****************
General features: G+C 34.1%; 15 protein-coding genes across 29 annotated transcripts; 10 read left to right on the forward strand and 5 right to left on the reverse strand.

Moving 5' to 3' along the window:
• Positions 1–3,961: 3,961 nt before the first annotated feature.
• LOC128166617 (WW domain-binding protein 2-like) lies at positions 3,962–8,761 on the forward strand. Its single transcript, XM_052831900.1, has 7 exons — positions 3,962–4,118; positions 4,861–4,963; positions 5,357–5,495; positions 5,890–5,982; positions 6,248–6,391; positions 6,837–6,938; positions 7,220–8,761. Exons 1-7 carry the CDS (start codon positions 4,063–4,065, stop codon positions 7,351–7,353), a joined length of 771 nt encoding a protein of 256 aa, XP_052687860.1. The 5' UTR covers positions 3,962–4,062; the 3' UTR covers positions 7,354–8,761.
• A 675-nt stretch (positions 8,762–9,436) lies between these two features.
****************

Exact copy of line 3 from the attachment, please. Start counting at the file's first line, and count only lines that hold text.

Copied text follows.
• Positions 1–3,961: 3,961 nt before the first annotated feature.